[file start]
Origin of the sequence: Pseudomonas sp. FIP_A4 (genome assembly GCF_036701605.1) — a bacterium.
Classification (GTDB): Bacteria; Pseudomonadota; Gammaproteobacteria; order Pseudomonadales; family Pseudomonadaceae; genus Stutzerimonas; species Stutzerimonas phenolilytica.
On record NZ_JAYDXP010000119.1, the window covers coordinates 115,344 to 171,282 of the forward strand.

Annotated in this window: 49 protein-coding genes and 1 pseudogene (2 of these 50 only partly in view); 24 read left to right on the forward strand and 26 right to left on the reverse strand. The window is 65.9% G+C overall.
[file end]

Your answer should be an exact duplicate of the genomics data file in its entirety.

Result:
Origin of the sequence: Pseudomonas sp. FIP_A4 (genome assembly GCF_036701605.1) — a bacterium.
Classification (GTDB): Bacteria; Pseudomonadota; Gammaproteobacteria; order Pseudomonadales; family Pseudomonadaceae; genus Stutzerimonas; species Stutzerimonas phenolilytica.
On record NZ_JAYDXP010000119.1, the window covers coordinates 115,344 to 171,282 of the forward strand.

Annotated in this window: 49 protein-coding genes and 1 pseudogene (2 of these 50 only partly in view); 24 read left to right on the forward strand and 26 right to left on the reverse strand. The window is 65.9% G+C overall.